Adobe Introduces Affordable Digital Publishing Suite Single Edition
A few weeks back I wrote a post with a few ideas for using Adobe Digital Publishing Suite tools without having to pay the high price for a subscription to the complete service. At the time, there were already hints about a lower cost service but nothing specific and no timeline.
Well, I’m very happy to report that Adobe has finally come up with a way for the 98% of the market that’s been left on the outside looking in. Today, during the keynote address at MAX, Adobe introduced Digital Publishing Suite Single Edition. Using this service, anyone with InDesign CS5 or CS5.5 can create a one-off branded app for a one-time fee of $395. Additionally, for those interested in the Professional Edition, Adobe also announced that Digital Publishing Suite, Professional Edition will be available as a monthly subscription at US$495/month.
This is a far cry from the prior requirement of a DPS subscription at a minimum cost of about $6,000/year and $100 less than Quark is charging for a similar service for users of QuarkXPress.
Assuming that you have a working knowledge of the DPS tools and InDesign, the process is pretty straight forward and works almost identically to the high priced subscription service with a few important limitations:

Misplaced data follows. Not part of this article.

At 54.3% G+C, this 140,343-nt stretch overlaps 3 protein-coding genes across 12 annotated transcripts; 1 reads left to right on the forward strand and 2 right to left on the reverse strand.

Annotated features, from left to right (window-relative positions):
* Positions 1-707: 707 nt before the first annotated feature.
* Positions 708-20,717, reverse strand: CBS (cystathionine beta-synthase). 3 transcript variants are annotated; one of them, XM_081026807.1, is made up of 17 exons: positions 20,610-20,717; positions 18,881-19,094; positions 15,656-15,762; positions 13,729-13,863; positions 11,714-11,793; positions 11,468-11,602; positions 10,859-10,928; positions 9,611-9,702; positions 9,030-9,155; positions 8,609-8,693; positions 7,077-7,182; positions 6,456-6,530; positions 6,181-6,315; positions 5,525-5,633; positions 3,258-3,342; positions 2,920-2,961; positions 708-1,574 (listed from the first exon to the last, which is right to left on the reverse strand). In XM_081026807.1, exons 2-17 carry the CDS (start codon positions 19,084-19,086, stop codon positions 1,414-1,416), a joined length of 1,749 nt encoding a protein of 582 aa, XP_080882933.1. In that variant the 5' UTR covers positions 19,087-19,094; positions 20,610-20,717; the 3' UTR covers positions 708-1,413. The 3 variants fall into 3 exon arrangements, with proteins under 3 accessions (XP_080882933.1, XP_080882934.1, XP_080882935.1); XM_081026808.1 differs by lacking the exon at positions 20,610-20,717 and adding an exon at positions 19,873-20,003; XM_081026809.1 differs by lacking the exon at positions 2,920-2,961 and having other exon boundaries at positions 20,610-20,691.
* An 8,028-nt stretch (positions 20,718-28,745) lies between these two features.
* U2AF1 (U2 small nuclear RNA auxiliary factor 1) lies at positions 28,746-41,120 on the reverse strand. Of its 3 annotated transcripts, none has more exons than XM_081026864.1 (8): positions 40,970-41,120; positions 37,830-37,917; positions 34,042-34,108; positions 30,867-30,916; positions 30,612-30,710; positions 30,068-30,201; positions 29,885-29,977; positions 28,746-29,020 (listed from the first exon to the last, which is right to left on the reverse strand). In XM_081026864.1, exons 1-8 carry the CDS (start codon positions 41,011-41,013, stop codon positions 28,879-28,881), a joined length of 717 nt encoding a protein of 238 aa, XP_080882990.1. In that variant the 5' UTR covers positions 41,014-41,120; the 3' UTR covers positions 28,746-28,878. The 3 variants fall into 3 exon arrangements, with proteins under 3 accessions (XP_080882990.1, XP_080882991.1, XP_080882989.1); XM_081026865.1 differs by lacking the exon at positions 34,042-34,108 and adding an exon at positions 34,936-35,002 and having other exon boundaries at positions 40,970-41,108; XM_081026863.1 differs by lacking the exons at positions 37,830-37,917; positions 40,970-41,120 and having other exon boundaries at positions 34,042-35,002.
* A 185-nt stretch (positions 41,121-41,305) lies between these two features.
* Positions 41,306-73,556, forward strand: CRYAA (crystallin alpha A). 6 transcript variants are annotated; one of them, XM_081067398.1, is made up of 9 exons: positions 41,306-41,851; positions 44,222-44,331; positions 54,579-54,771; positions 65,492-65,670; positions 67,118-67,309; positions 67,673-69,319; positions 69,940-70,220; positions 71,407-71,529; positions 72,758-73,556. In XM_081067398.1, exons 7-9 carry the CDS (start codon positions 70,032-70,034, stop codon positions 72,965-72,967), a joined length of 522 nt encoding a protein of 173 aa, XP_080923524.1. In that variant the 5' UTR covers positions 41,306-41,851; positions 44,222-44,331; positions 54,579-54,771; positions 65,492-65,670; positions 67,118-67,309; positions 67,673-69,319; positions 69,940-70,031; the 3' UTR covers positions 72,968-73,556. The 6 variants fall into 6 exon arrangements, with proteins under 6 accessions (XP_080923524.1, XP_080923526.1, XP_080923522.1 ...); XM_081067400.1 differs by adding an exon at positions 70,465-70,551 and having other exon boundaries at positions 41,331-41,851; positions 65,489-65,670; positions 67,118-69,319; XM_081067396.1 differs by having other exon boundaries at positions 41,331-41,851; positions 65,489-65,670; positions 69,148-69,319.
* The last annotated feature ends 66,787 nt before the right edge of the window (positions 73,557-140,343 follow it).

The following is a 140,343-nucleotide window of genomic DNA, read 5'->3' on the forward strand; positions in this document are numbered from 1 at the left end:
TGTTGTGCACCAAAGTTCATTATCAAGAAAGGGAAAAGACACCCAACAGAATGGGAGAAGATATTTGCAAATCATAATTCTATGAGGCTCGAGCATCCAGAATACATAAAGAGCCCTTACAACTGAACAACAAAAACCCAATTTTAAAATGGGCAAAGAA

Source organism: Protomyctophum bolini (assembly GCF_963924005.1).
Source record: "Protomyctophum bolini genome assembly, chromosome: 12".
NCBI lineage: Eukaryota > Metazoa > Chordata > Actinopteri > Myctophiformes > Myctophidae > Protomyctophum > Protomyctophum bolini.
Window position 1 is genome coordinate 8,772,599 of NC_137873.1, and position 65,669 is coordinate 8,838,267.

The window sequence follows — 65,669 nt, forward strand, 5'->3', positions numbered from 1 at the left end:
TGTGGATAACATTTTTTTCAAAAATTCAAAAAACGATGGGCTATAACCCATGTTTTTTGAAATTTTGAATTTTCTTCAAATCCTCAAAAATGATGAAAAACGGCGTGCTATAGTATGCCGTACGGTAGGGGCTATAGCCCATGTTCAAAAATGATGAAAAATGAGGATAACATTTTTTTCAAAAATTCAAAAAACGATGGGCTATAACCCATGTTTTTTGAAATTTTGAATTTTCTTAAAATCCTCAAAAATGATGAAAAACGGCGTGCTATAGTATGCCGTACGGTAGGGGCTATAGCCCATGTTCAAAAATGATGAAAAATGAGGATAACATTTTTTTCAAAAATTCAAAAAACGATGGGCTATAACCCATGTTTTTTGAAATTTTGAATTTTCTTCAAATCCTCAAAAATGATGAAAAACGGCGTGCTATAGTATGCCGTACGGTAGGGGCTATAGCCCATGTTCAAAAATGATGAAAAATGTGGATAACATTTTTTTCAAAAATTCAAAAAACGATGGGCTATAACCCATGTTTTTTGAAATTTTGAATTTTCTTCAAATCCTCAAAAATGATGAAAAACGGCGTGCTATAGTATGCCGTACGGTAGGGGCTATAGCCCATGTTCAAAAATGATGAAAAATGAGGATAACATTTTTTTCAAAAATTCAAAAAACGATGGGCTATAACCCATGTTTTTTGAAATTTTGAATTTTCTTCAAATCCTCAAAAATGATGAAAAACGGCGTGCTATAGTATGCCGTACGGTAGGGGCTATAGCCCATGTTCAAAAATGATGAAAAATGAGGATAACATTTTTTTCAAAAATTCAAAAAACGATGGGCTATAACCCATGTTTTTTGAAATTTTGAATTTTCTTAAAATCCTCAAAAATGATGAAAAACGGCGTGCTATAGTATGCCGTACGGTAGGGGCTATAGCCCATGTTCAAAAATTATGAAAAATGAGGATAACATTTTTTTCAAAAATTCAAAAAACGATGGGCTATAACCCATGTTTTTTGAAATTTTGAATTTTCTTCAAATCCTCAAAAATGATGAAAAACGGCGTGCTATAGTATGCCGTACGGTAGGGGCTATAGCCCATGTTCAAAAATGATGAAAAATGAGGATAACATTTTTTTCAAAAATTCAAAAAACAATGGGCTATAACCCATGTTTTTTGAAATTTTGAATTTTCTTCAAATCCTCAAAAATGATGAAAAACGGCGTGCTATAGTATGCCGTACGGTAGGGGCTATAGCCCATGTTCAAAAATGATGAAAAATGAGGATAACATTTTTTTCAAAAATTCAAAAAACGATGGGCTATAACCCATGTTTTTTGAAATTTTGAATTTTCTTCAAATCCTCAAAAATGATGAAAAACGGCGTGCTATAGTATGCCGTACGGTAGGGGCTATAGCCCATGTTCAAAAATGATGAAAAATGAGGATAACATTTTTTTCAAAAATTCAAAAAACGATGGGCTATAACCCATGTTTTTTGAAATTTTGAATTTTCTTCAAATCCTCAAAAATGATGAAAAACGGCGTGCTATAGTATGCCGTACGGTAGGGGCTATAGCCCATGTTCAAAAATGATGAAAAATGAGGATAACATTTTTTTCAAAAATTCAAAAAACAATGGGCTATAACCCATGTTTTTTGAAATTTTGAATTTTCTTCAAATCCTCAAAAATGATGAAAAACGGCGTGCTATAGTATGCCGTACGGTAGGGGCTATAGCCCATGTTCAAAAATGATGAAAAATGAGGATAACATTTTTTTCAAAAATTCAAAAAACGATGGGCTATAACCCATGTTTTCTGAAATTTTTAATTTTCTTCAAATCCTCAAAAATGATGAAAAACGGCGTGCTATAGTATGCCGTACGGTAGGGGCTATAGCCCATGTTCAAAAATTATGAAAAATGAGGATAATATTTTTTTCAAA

- This is a one-off product. No in-app purchases and no subscriptions.
- The app cannot be updated. Just like a printed piece, if it needs updating you pay.
- While the full DPS service is compatible with Android, Playbook and iPad DPS SE is iPad only at this time. Playbook and Android will roll out in 2012.
- North America only to start. Plans are to roll DPS SE out globally throughout 2012.
So, how’s it work? Besides InDesign CS5 or CS5.5 you’ll need a credit card and an Apple Developer account ($99/year). Windows users won’t want like this part, but you’ll also need a Mac. That requirement is two-fold.
- A Mac is required by Apple to create the certificates needed to generate the app. The keychain utility is used for this and there is no Windows equivalent.
- Adobe has yet to release a Windows version of the viewer builder app needed to package everything up.
For those who are not ready to publish, there’s more good news. Until now, if you wanted to share folios and only had a free Acrobat.com account, you were limited to one single folio. That limit has been removed and all registered Acrobat.com users will have access to the full folio builder tools by logging into digitalpublishing.acrobat.com.
This will allow you to work on as many projects a you see fit and publish whenever you’re ready.
I’m absolutely thrilled about this. It shows that Adobe does listen to its customers and while it would have been nice to introduced this sooner, I’m happy to file it under “better late than never.” You can read the official Adobe announcement here.
Please use the comments section to let us know what you think.